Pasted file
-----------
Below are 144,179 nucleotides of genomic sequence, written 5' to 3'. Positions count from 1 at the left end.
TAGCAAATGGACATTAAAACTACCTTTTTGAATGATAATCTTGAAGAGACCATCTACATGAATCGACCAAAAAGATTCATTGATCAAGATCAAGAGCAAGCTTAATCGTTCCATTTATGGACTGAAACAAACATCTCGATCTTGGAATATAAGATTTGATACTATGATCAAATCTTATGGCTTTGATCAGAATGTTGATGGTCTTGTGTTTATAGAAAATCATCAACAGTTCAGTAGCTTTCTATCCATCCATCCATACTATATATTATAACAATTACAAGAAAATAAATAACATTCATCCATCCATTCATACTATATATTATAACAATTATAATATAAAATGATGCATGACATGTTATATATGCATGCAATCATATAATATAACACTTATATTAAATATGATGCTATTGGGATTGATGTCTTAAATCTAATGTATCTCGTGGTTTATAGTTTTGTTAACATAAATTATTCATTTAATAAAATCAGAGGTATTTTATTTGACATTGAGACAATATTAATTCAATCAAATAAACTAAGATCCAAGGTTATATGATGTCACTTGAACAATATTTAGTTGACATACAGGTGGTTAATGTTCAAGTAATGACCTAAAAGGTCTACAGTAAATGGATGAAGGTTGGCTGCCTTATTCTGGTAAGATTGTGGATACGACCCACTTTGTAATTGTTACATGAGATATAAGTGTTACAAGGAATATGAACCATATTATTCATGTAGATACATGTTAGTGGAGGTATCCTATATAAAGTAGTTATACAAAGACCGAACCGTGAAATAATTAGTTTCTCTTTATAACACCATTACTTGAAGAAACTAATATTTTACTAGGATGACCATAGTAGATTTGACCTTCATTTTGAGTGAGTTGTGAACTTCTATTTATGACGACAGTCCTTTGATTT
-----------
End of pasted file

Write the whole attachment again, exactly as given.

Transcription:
Below are 144,179 nucleotides of genomic sequence, written 5' to 3'. Positions count from 1 at the left end.
TAGCAAATGGACATTAAAACTACCTTTTTGAATGATAATCTTGAAGAGACCATCTACATGAATCGACCAAAAAGATTCATTGATCAAGATCAAGAGCAAGCTTAATCGTTCCATTTATGGACTGAAACAAACATCTCGATCTTGGAATATAAGATTTGATACTATGATCAAATCTTATGGCTTTGATCAGAATGTTGATGGTCTTGTGTTTATAGAAAATCATCAACAGTTCAGTAGCTTTCTATCCATCCATCCATACTATATATTATAACAATTACAAGAAAATAAATAACATTCATCCATCCATTCATACTATATATTATAACAATTATAATATAAAATGATGCATGACATGTTATATATGCATGCAATCATATAATATAACACTTATATTAAATATGATGCTATTGGGATTGATGTCTTAAATCTAATGTATCTCGTGGTTTATAGTTTTGTTAACATAAATTATTCATTTAATAAAATCAGAGGTATTTTATTTGACATTGAGACAATATTAATTCAATCAAATAAACTAAGATCCAAGGTTATATGATGTCACTTGAACAATATTTAGTTGACATACAGGTGGTTAATGTTCAAGTAATGACCTAAAAGGTCTACAGTAAATGGATGAAGGTTGGCTGCCTTATTCTGGTAAGATTGTGGATACGACCCACTTTGTAATTGTTACATGAGATATAAGTGTTACAAGGAATATGAACCATATTATTCATGTAGATACATGTTAGTGGAGGTATCCTATATAAAGTAGTTATACAAAGACCGAACCGTGAAATAATTAGTTTCTCTTTATAACACCATTACTTGAAGAAACTAATATTTTACTAGGATGACCATAGTAGATTTGACCTTCATTTTGAGTGAGTTGTGAACTTCTATTTATGACGACAGTCCTTTGATTT